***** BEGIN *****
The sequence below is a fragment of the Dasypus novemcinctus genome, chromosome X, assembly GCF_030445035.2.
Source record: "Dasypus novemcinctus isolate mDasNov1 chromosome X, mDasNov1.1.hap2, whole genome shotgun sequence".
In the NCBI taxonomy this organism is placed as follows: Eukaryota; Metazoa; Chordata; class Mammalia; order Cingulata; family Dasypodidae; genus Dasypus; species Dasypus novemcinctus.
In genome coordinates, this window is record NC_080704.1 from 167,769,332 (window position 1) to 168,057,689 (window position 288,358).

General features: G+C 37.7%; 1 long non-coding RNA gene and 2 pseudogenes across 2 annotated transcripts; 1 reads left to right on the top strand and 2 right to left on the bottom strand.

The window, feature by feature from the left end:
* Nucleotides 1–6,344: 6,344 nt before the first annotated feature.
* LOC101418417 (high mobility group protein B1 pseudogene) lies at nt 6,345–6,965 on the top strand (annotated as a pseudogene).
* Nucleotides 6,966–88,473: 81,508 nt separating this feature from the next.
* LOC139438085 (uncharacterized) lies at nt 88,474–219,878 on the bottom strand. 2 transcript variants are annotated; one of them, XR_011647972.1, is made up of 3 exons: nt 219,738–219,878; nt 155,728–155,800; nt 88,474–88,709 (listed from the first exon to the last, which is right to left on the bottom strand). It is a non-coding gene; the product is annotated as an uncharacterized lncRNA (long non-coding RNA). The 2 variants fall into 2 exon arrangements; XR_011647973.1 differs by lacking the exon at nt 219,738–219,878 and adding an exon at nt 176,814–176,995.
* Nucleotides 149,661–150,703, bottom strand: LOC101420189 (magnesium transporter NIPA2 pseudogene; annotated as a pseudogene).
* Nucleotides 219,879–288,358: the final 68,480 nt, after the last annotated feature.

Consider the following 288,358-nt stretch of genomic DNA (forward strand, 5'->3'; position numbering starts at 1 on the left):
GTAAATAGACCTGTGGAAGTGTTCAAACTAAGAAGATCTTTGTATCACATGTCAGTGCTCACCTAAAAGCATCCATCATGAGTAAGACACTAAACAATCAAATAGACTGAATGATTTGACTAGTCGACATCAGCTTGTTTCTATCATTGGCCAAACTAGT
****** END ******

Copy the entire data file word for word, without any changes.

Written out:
The sequence below is a fragment of the Dasypus novemcinctus genome, chromosome X, assembly GCF_030445035.2.
Source record: "Dasypus novemcinctus isolate mDasNov1 chromosome X, mDasNov1.1.hap2, whole genome shotgun sequence".
In the NCBI taxonomy this organism is placed as follows: Eukaryota; Metazoa; Chordata; class Mammalia; order Cingulata; family Dasypodidae; genus Dasypus; species Dasypus novemcinctus.
In genome coordinates, this window is record NC_080704.1 from 167,769,332 (window position 1) to 168,057,689 (window position 288,358).

General features: G+C 37.7%; 1 long non-coding RNA gene and 2 pseudogenes across 2 annotated transcripts; 1 reads left to right on the top strand and 2 right to left on the bottom strand.

The window, feature by feature from the left end:
* Nucleotides 1–6,344: 6,344 nt before the first annotated feature.
* LOC101418417 (high mobility group protein B1 pseudogene) lies at nt 6,345–6,965 on the top strand (annotated as a pseudogene).
* Nucleotides 6,966–88,473: 81,508 nt separating this feature from the next.
* LOC139438085 (uncharacterized) lies at nt 88,474–219,878 on the bottom strand. 2 transcript variants are annotated; one of them, XR_011647972.1, is made up of 3 exons: nt 219,738–219,878; nt 155,728–155,800; nt 88,474–88,709 (listed from the first exon to the last, which is right to left on the bottom strand). It is a non-coding gene; the product is annotated as an uncharacterized lncRNA (long non-coding RNA). The 2 variants fall into 2 exon arrangements; XR_011647973.1 differs by lacking the exon at nt 219,738–219,878 and adding an exon at nt 176,814–176,995.
* Nucleotides 149,661–150,703, bottom strand: LOC101420189 (magnesium transporter NIPA2 pseudogene; annotated as a pseudogene).
* Nucleotides 219,879–288,358: the final 68,480 nt, after the last annotated feature.

Consider the following 288,358-nt stretch of genomic DNA (forward strand, 5'->3'; position numbering starts at 1 on the left):
GTAAATAGACCTGTGGAAGTGTTCAAACTAAGAAGATCTTTGTATCACATGTCAGTGCTCACCTAAAAGCATCCATCATGAGTAAGACACTAAACAATCAAATAGACTGAATGATTTGACTAGTCGACATCAGCTTGTTTCTATCATTGGCCAAACTAGT